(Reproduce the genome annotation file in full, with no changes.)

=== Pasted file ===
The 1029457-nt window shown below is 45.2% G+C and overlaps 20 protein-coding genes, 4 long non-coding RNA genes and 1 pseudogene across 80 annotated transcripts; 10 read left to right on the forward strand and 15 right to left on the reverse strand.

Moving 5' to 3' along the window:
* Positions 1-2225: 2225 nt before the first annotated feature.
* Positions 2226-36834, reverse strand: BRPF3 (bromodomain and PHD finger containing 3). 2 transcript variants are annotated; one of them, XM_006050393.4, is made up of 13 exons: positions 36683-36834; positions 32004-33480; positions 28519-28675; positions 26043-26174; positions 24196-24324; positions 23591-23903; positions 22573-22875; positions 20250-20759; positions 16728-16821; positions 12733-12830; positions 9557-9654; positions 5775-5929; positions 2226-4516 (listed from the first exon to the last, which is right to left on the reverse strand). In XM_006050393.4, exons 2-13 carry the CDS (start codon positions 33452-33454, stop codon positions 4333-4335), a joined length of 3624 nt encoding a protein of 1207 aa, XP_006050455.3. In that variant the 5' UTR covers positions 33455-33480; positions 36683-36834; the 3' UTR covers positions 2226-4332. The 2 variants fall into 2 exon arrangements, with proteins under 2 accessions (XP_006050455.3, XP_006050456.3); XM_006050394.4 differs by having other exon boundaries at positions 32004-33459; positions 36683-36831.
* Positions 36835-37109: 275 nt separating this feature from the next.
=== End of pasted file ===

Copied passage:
The 1029457-nt window shown below is 45.2% G+C and overlaps 20 protein-coding genes, 4 long non-coding RNA genes and 1 pseudogene across 80 annotated transcripts; 10 read left to right on the forward strand and 15 right to left on the reverse strand.

Moving 5' to 3' along the window:
* Positions 1-2225: 2225 nt before the first annotated feature.
* Positions 2226-36834, reverse strand: BRPF3 (bromodomain and PHD finger containing 3). 2 transcript variants are annotated; one of them, XM_006050393.4, is made up of 13 exons: positions 36683-36834; positions 32004-33480; positions 28519-28675; positions 26043-26174; positions 24196-24324; positions 23591-23903; positions 22573-22875; positions 20250-20759; positions 16728-16821; positions 12733-12830; positions 9557-9654; positions 5775-5929; positions 2226-4516 (listed from the first exon to the last, which is right to left on the reverse strand). In XM_006050393.4, exons 2-13 carry the CDS (start codon positions 33452-33454, stop codon positions 4333-4335), a joined length of 3624 nt encoding a protein of 1207 aa, XP_006050455.3. In that variant the 5' UTR covers positions 33455-33480; positions 36683-36834; the 3' UTR covers positions 2226-4332. The 2 variants fall into 2 exon arrangements, with proteins under 2 accessions (XP_006050455.3, XP_006050456.3); XM_006050394.4 differs by having other exon boundaries at positions 32004-33459; positions 36683-36831.
* Positions 36835-37109: 275 nt separating this feature from the next.